Monthly Archives: June 2010

Prayer (or at least Good Thoughts) Requests

Just a couple:

First, Tara and I are heading up to Westercon for the weekend.  Since this does entail a bit of a drive (but not too far), we could use prayers for safe travel.  Additionally, we are both a bit sore and moving-challenged – Tara because of a fall at work earlier this week, me because of my hernia surgery last week – so prayers of no problems with loading and unloading the car, nor moving around the hotel, would also be appreciated.

Second, my father is getting hip replacement surgery tomorrow (and I just realized I haven’t called them since just after my surgery – bad son!).  Obviously prayers for this much more serious operation and recovery, and that it actually address his movement problems.

{Given that this is the third member of my family to have a hip joint replaced in the last several years, after my mother and one sister, and the twinges I get occasionally in my left hip, I’ll admit to being somewhat concerned about how long my hip joints will hold out, but I don’t need prayer on that just yet}

Thank You

State of Recovery

Figuring that I might have shown a decent level of recovery in the week since my surgery, I decided to see if I could take a walk today.  Before the surgery and after the move to the bus – which left me with 60-90 minutes each day stuck at work after what would otherwise be the end of my work day – I’d been taking walks at lunch time, and sometimes at the end of the day.

I have 3 or 4 routes that I commonly use, but only one that doesn’t involved a whole lot of hills, the walk along the canyon behind my office.

So, this was the walk I took.  It also has the advantage of being an out and back type walk, so I can turn around anywhere along the route and head back.  I’d kind of hoped to make it at least half-way or further.

But, after about 15 minutes, I realized that if I didn’t turn around, I’d probably be sore and tired.  As it is, I’m defiantly showing some extra tiredness and soreness.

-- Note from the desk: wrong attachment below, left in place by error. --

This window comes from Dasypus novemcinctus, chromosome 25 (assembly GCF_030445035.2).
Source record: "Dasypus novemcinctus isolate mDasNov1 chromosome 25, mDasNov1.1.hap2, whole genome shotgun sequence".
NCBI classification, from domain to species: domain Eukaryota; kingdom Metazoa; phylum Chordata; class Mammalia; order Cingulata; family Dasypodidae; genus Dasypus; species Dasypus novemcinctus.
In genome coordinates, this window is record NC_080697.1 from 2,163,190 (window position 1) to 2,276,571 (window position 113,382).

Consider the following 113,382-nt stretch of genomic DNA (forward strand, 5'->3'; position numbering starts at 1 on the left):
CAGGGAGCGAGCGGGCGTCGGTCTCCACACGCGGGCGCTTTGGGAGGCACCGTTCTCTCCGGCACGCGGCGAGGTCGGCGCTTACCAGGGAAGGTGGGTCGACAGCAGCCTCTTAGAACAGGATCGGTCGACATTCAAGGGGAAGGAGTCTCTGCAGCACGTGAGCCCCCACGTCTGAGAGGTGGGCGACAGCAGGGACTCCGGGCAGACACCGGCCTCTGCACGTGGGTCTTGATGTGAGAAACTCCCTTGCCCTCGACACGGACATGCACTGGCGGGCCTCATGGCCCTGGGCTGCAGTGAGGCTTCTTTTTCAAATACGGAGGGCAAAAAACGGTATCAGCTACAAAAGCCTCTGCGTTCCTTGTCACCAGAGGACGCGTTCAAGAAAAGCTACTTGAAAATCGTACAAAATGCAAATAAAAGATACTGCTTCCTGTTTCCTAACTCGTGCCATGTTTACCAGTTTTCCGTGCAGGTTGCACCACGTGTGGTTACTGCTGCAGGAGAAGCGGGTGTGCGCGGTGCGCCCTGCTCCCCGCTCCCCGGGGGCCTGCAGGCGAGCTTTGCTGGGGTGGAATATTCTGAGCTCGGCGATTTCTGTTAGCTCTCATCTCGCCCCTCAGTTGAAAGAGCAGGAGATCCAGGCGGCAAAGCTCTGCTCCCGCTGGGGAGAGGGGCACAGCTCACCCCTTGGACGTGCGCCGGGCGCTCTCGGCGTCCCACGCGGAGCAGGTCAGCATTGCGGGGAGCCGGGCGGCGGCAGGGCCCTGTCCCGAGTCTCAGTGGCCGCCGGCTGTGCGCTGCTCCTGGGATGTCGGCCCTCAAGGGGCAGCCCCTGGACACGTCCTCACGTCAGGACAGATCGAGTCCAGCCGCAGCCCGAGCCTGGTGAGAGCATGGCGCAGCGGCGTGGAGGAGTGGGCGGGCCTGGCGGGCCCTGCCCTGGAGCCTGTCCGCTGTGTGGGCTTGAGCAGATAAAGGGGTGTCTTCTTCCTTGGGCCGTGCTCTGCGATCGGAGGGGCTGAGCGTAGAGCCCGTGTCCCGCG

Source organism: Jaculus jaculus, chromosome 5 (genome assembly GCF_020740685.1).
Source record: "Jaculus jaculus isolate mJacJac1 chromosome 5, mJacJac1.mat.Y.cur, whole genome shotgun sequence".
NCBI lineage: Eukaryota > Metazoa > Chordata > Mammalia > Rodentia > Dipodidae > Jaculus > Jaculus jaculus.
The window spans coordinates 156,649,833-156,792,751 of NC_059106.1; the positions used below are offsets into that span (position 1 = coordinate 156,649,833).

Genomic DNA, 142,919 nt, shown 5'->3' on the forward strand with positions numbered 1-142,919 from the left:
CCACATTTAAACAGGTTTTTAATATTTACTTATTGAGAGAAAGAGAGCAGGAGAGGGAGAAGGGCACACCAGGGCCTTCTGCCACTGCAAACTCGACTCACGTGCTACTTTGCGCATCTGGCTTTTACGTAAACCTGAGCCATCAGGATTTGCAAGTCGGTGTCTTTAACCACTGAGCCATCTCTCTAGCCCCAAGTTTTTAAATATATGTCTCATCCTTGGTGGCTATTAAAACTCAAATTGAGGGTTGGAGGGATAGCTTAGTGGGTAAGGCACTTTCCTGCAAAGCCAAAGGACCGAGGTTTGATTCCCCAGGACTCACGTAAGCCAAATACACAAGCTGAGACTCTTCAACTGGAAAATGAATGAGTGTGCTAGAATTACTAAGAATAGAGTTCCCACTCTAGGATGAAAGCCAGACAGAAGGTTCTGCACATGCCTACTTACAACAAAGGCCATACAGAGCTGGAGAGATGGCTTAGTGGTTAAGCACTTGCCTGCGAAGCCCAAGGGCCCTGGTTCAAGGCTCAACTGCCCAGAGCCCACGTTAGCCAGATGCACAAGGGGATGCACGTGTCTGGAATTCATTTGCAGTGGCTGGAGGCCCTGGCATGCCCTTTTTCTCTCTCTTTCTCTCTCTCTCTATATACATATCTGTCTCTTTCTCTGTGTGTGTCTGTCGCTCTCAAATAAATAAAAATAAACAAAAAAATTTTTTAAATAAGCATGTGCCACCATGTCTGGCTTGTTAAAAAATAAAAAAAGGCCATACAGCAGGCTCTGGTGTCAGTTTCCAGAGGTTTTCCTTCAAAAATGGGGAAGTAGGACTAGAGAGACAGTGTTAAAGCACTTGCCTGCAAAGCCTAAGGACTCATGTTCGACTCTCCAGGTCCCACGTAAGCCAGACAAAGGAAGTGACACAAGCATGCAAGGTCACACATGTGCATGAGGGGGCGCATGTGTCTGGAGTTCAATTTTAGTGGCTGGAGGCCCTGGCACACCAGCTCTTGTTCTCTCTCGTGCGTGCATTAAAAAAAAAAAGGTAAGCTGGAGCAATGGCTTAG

Two things about this occur to me.  First, I’m glad that I had the wheelchair last Saturday at the fair – even if Tara suspects that I strained my abdomen some driving the chair.  But, I’m also worried about this weekend at Westercon where I may find myself wanting to spend some time walking about rather than just sitting.  Of course since I’ve got two different tables where my services may be needed (Chicago in 2012 bid and the Conjecture/ConDor/Anime Conji/San Diego Steam shared table(s)) and panels, I may be able to keep myself from spending too much time walking around.

Last Night’s Emergency

Last night, I was taking care of some business before bed in “The Reading Room” (I was also reading), and I thought Tara was getting ready to leave to be at the hospital about 11:00 for her midnight shift, when she started pounding on the door.  As she was getting ready to go out the front door, the cat – who moments before had been nowhere to be seen, and has shown no prior interest, shot out the front door.

Tara was able to watch him go into the bushes to the left of the door, but lost track of him while she went to get me.  Over the next 30 or so minutes ago, I slowly equipped myself with a shirt, sandals and a flashlight – which needed new batteries – and we kept looking and getting more and more frantic.

Sam is a dark gray cat, and we don’t live in a brightly lit neighborhood (it is North County Inland, so no neighborhood has a lot of street lighting) so it was a bit hard to find.

At one point, I got the dog out of his kennel and put him on his harness and asked him to “Find Sammy” – which often works in the house.  But outside, at night, he just wanted to sniff all of the other smells, and leave a few of his own.

About 10:30 one of the teenage daughter’s of our next door neighbor came home with her friend (I’m guessing really boyfriend), so we finally had four of us looking.  Shortly the neighbor’s friend spotted him one yard past their yard and Tara and I tried to approach him from two sides, but he slipped past me back in the direction of the house.  After a bit more herding, he headed into the house and fortunately not back out through the wide open garage.

In the house I managed to catch him and try to let him know that he wasn’t in trouble (after all, he’d had two of his people practically in tears as we feared we’d lost him).  Tara came in and – in addition to being a bit worried that I’d picked up the 17 pound cat less than a week after abdominal surgery – noticed that Sam was dirty and wet.  So she got out a towel and we dried him off a bit.  She then put the towel on her side of the bed (as much to protect the bed as anything).